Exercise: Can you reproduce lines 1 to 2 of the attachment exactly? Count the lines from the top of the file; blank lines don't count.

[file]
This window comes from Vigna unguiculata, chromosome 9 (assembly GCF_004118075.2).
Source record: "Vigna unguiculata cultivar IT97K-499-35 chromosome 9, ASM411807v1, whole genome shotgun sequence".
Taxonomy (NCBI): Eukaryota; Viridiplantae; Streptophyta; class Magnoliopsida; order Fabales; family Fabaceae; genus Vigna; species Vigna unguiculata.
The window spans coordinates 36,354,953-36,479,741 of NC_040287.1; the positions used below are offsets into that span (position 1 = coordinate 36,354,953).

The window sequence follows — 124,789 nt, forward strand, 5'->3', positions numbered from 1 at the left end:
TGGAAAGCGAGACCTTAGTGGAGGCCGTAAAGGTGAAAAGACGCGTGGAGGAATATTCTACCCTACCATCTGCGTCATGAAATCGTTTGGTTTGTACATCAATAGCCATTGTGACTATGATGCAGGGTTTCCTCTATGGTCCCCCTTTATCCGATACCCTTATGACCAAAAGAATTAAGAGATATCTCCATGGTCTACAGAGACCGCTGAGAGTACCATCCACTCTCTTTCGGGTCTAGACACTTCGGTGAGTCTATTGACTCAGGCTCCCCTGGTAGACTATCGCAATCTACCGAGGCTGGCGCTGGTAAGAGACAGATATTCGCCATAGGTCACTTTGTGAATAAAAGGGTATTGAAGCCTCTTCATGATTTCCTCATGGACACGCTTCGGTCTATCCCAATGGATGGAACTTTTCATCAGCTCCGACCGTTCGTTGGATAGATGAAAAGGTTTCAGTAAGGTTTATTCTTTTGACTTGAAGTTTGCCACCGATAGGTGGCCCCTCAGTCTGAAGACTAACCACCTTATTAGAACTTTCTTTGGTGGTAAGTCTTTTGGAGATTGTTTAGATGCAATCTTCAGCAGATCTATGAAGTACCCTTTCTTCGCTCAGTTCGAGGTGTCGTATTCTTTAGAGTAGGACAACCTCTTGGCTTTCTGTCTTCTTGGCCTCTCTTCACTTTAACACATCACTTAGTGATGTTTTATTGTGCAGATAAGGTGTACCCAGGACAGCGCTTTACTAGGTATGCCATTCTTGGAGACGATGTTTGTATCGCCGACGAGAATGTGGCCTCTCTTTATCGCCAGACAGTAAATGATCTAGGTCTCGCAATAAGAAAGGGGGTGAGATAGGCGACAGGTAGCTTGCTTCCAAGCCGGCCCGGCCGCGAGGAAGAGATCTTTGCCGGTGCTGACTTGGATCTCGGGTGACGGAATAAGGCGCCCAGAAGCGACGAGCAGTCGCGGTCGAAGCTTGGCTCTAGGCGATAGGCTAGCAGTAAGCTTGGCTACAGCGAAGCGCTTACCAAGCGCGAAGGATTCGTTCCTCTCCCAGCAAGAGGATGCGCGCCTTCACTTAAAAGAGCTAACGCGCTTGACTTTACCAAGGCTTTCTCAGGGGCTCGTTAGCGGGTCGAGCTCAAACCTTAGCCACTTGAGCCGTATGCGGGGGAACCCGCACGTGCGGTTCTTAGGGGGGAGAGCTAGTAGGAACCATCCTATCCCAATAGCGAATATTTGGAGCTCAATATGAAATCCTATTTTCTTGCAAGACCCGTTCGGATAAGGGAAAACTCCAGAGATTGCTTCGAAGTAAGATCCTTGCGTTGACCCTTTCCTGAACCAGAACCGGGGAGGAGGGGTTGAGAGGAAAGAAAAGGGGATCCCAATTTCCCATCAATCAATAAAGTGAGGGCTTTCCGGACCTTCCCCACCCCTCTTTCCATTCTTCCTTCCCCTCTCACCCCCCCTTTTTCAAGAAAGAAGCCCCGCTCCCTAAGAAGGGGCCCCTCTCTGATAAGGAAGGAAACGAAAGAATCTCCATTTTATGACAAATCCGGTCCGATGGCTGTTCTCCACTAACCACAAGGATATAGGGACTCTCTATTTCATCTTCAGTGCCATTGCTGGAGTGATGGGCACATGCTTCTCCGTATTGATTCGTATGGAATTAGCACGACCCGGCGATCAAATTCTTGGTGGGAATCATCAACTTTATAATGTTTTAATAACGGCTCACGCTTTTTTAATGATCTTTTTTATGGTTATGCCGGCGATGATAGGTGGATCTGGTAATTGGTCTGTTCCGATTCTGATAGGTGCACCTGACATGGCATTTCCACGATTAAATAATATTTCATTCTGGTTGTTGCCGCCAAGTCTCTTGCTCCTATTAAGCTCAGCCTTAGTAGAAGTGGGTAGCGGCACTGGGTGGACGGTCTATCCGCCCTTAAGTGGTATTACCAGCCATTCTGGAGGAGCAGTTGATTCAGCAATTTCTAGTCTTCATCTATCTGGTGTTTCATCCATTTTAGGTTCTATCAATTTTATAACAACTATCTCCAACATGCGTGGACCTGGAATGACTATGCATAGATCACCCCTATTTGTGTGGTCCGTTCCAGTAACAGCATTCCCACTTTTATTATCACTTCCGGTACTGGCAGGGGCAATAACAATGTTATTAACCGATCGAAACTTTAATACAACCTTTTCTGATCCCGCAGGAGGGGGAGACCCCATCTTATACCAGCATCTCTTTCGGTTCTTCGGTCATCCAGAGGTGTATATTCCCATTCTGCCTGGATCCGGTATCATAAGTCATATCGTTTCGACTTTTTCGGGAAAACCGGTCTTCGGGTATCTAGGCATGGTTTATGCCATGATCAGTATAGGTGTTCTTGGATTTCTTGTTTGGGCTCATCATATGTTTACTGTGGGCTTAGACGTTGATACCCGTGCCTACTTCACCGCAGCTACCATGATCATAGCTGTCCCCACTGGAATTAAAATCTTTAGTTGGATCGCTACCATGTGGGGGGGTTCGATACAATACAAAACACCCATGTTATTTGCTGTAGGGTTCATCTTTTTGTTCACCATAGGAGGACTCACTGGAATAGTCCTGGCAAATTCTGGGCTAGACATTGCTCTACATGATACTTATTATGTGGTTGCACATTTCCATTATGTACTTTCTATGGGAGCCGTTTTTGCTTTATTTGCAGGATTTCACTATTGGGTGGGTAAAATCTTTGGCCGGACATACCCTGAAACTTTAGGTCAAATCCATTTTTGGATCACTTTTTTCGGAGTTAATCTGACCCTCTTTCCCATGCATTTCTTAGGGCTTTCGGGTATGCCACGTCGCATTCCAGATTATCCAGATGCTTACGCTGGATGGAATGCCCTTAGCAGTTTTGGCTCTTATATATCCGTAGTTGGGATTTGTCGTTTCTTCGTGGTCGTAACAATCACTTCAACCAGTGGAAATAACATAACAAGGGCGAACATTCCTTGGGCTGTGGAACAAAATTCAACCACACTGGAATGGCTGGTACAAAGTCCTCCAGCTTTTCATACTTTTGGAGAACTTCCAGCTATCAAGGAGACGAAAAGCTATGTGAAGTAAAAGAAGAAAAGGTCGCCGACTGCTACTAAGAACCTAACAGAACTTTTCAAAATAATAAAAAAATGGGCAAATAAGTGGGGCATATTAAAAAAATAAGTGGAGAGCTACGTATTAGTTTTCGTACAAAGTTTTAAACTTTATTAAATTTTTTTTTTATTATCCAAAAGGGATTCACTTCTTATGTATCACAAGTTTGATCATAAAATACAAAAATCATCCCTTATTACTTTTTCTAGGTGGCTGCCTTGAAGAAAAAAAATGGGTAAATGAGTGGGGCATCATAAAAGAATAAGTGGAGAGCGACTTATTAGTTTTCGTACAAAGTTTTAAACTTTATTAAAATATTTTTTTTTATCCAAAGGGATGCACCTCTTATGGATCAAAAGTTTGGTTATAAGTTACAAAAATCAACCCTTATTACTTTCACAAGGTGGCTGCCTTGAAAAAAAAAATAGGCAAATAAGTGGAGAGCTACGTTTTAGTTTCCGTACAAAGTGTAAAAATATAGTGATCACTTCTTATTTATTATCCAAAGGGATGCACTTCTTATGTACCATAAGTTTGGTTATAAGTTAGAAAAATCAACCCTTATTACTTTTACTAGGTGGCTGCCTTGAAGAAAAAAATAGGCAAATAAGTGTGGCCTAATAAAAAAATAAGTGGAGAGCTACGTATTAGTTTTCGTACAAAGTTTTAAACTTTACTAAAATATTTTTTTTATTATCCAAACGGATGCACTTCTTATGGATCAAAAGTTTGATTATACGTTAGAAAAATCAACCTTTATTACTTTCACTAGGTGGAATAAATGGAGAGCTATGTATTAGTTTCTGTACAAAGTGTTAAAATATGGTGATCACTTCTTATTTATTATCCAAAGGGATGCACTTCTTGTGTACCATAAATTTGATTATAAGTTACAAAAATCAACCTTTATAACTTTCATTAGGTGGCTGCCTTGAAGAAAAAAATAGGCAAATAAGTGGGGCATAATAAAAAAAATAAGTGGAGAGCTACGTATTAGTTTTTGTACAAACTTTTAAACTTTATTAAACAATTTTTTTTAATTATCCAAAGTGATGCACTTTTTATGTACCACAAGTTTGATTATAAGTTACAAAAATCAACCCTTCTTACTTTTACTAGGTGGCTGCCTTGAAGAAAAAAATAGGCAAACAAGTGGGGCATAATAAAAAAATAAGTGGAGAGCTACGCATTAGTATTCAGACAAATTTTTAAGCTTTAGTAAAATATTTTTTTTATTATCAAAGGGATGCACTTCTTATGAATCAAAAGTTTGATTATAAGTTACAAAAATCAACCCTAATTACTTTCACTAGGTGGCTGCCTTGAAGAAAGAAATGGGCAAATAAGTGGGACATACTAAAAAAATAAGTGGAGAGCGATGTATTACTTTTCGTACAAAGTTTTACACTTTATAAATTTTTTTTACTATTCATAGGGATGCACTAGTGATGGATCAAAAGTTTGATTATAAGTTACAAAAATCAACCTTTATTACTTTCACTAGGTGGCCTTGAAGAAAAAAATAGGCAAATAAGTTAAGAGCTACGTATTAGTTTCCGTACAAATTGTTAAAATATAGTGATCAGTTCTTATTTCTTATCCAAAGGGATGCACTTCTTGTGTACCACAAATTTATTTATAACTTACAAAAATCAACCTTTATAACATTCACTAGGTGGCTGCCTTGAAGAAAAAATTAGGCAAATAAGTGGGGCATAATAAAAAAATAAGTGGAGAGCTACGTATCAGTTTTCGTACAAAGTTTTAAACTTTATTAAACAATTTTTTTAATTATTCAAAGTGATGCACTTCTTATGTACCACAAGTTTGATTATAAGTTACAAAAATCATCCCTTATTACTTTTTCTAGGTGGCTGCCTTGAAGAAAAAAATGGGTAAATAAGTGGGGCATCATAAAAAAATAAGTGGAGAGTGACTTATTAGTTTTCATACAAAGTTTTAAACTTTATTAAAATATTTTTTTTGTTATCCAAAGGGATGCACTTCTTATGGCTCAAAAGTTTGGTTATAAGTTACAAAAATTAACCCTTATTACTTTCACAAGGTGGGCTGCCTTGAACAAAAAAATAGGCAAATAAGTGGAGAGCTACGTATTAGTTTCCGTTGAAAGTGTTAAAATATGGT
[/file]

This window comes from Vigna unguiculata, chromosome 9 (assembly GCF_004118075.2).
Source record: "Vigna unguiculata cultivar IT97K-499-35 chromosome 9, ASM411807v1, whole genome shotgun sequence".